x Abu Dhabi, UAESaturday 29 July 2017

Expensive best friends

Cute as they may be, pets represent a major investment of time and money. But there are ways to minimise your costs without reducing their quality of life.

Jennifer Triplett spends more than Dh1,500 a month to care for her 12 pets - and that's after a discount from the vet clinic she works for.
Jennifer Triplett spends more than Dh1,500 a month to care for her 12 pets - and that's after a discount from the vet clinic she works for.

Cute as they may be, pets represent a major investment of time and money. But there are ways to minimise your costs without reducing their quality of life. Essam al Ghalib reports Street cats and dogs live their lives by eating out of dumpsters and scavenging around for food wherever they can find it. They scrape by without vaccinations, cushy toys or proper food. Pampered pets, however, have their requirements and demands, and will inevitably affect your finances. Like any major purchase, would-be pet owners should consider the various ongoing costs before bringing a furry friend home.

Jennifer Triplett, the accounts manager at the British Veterinary Clinic in Abu Dhabi, is a serious pet owner, and she spares no expense in making sure her animals are properly cared for. Ms Triplett, 36, arrived in the UAE five years ago from Monterey, California. She now shares her home with her husband, Jaime, four pugs, three indoor cats, three outdoor cats and two African Grey parrots. "Between food, vaccinations, collars, toys, cat litter and veterinary care, I spend more than Dh1,500 per month on my creatures, and that is with the discount I get at the clinic," she explains.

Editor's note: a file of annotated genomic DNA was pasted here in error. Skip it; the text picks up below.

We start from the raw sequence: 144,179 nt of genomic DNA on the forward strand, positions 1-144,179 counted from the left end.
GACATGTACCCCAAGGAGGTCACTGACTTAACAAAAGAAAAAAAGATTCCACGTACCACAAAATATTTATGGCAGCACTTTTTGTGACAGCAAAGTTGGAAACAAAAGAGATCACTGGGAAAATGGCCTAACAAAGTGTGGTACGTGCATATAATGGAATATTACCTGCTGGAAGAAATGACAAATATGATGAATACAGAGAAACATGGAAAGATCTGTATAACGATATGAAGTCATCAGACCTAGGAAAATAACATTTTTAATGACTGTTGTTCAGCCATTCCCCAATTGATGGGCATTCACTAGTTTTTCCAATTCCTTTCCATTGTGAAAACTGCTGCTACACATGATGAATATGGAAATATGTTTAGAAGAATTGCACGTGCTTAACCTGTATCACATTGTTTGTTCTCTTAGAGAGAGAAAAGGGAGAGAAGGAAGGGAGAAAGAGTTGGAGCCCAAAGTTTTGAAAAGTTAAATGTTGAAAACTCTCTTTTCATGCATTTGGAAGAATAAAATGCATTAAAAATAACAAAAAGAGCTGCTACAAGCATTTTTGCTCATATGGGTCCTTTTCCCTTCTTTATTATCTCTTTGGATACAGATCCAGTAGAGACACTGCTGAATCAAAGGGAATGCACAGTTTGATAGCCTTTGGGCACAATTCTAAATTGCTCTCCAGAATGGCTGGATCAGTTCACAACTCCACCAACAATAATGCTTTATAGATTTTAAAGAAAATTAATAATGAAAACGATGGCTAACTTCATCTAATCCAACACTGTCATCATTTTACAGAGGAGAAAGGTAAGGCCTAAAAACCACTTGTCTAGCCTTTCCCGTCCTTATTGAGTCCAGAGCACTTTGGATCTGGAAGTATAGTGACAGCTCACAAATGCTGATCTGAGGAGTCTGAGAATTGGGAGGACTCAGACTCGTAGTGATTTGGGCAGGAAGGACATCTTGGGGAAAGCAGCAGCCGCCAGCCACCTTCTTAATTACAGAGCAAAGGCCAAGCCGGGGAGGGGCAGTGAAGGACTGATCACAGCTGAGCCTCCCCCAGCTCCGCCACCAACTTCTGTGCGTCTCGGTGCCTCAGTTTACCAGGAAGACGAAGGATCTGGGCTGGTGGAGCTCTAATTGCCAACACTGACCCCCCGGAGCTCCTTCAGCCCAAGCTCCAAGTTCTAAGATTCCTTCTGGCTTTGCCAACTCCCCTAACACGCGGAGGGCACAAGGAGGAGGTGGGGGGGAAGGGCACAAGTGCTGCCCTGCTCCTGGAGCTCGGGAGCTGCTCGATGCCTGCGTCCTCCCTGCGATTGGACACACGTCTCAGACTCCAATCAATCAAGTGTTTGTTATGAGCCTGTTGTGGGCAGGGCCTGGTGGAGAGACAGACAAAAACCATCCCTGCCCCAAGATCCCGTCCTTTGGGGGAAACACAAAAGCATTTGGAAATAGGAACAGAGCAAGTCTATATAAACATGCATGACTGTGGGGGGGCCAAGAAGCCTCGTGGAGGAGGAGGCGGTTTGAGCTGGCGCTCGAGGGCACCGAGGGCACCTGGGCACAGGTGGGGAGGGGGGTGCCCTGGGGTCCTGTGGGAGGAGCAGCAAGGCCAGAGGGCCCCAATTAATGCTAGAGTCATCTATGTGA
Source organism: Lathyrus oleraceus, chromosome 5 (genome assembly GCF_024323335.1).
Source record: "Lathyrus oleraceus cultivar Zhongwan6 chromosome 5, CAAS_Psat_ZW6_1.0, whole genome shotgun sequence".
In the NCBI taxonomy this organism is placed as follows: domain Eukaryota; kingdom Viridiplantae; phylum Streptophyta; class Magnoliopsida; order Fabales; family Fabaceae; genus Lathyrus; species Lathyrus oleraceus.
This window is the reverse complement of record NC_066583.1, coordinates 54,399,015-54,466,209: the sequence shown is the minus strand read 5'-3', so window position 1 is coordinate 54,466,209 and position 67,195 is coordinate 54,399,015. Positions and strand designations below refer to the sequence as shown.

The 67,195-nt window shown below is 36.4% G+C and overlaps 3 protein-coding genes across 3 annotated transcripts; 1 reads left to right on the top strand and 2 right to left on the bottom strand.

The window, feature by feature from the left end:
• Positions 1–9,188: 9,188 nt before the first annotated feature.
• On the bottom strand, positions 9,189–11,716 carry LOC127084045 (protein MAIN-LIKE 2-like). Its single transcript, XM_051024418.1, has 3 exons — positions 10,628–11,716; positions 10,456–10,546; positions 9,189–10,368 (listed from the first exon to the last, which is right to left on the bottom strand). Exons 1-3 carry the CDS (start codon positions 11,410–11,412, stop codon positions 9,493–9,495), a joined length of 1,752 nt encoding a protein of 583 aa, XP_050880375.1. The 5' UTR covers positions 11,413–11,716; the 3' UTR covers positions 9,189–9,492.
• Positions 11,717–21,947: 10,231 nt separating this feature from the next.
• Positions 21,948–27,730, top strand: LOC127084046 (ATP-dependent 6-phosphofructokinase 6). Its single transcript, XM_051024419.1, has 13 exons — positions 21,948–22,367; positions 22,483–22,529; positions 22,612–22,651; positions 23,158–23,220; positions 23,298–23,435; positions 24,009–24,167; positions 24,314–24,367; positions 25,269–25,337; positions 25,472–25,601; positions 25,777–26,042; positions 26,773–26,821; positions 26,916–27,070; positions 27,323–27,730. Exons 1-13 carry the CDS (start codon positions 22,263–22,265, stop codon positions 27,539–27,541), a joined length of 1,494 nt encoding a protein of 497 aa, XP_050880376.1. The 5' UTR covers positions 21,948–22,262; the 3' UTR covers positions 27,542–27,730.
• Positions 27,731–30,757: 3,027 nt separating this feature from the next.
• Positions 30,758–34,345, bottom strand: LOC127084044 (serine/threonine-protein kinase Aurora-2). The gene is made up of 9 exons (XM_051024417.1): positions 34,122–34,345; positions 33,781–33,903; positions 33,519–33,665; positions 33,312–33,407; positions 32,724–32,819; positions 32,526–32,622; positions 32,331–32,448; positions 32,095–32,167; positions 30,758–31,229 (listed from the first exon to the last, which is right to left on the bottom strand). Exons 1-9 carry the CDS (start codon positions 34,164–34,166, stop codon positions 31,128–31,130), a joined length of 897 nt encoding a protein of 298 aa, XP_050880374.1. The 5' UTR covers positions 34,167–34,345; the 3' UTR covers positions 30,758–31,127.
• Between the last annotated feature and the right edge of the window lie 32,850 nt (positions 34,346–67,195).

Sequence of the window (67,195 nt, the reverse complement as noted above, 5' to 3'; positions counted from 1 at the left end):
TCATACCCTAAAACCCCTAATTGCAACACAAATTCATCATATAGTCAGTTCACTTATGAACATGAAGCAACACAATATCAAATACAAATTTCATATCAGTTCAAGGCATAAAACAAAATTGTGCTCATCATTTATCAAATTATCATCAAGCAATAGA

Ms Triplett estimates that without the discount she would be paying at least 25 per cent more. And she has one main word of advice: like you, an animal is what it eats, so she recommends staying away from generic food. Instead, she says that premium foods - such as Iams, Royal Canin and Hill's Science Diet - can help ensure the longevity and health of your pets. But premium food will cost you. An average can of generic dog and cat food at LuLu, she says, runs between Dh3 and Dh6, while a premium can might be double the price.

Other costs Ms Triplett incurs include shampoos, eye wipes, and fruits and nuts for her parrots, all of which contribute to her Dh1,500-a-month bill. Like Ms Triplett, I share a deep love for animals. Just six months ago I had two dogs, six puppies (the result of a failure to neuter and spay the dogs) and three cats, one with five legs and one which I adopted after I almost ran her over while driving.

On average, each dog would eat two cans of supermarket food per day at Dh6 a can, a Dh720 a month bill. The cats went through four bags of Whiskas dry cat food a month (Dh24 a bag), a total of Dh96. For two months the puppies were nursing, so that cost practically nothing in terms of food. But when they turned eight weeks old they started eating four cans of food a day, at Dh7 a can, for which I paid Dh840 per month.

That outlay lasted for one month, because I quickly found a home for five of the puppies on a Dubai farm. In total, I was spending a whopping Dh1,656 per month on pet food. Being a different kind of pet owner than Ms Triplett, I didn't pamper my animals. No toys for them. The dogs - Patches and Twixie - played fetch with empty plastic bottles, and the puppies chased each other around. But while I saved money in these areas, I ended up spending a mint on the sixth puppy, Culo.

The dog was promised to my brother, who lives in Egypt, and that involved export fees and vaccinations. It cost me Dh350 to vaccinate the animal and have him implanted with a microchip, as required by UAE customs. Micro-chipping is mandatory because it establishes ownership and helps identify the animal. Culo's export certificate cost Dh100, and freight charges to Cairo were Dh900. Once the dog was there, customs and clearance charges cost another Dh800. The total amount paid to export the puppy to Egypt was Dh2,150.